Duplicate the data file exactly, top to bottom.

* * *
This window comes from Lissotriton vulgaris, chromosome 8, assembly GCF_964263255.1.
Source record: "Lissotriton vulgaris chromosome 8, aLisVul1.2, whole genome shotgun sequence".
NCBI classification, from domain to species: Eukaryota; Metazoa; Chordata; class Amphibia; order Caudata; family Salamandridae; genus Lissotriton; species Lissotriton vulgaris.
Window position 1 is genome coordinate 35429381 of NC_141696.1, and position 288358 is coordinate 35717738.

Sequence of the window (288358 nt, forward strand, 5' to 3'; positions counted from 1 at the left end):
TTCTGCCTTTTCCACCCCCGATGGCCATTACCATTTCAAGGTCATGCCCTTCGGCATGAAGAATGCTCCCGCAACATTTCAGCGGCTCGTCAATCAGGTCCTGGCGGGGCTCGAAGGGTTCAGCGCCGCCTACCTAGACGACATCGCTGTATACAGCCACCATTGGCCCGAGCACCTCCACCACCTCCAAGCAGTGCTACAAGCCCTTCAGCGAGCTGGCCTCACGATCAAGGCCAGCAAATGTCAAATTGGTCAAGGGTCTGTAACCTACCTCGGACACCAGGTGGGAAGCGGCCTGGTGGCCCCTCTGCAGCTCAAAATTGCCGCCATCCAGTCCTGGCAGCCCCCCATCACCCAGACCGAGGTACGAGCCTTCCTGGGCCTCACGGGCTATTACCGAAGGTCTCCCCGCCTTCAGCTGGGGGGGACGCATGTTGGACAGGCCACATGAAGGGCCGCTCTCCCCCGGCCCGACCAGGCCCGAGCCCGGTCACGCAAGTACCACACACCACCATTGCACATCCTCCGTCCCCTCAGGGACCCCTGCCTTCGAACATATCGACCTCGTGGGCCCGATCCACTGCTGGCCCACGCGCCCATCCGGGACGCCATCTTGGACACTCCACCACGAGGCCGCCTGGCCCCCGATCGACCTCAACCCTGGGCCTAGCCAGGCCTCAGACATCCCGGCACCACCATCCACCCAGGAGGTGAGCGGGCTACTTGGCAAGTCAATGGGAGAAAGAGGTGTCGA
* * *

This window comes from Lissotriton vulgaris, chromosome 8, assembly GCF_964263255.1.
Source record: "Lissotriton vulgaris chromosome 8, aLisVul1.2, whole genome shotgun sequence".
NCBI classification, from domain to species: Eukaryota; Metazoa; Chordata; class Amphibia; order Caudata; family Salamandridae; genus Lissotriton; species Lissotriton vulgaris.
Window position 1 is genome coordinate 35429381 of NC_141696.1, and position 288358 is coordinate 35717738.

Sequence of the window (288358 nt, forward strand, 5' to 3'; positions counted from 1 at the left end):
TTCTGCCTTTTCCACCCCCGATGGCCATTACCATTTCAAGGTCATGCCCTTCGGCATGAAGAATGCTCCCGCAACATTTCAGCGGCTCGTCAATCAGGTCCTGGCGGGGCTCGAAGGGTTCAGCGCCGCCTACCTAGACGACATCGCTGTATACAGCCACCATTGGCCCGAGCACCTCCACCACCTCCAAGCAGTGCTACAAGCCCTTCAGCGAGCTGGCCTCACGATCAAGGCCAGCAAATGTCAAATTGGTCAAGGGTCTGTAACCTACCTCGGACACCAGGTGGGAAGCGGCCTGGTGGCCCCTCTGCAGCTCAAAATTGCCGCCATCCAGTCCTGGCAGCCCCCCATCACCCAGACCGAGGTACGAGCCTTCCTGGGCCTCACGGGCTATTACCGAAGGTCTCCCCGCCTTCAGCTGGGGGGGACGCATGTTGGACAGGCCACATGAAGGGCCGCTCTCCCCCGGCCCGACCAGGCCCGAGCCCGGTCACGCAAGTACCACACACCACCATTGCACATCCTCCGTCCCCTCAGGGACCCCTGCCTTCGAACATATCGACCTCGTGGGCCCGATCCACTGCTGGCCCACGCGCCCATCCGGGACGCCATCTTGGACACTCCACCACGAGGCCGCCTGGCCCCCGATCGACCTCAACCCTGGGCCTAGCCAGGCCTCAGACATCCCGGCACCACCATCCACCCAGGAGGTGAGCGGGCTACTTGGCAAGTCAATGGGAGAAAGAGGTGTCGA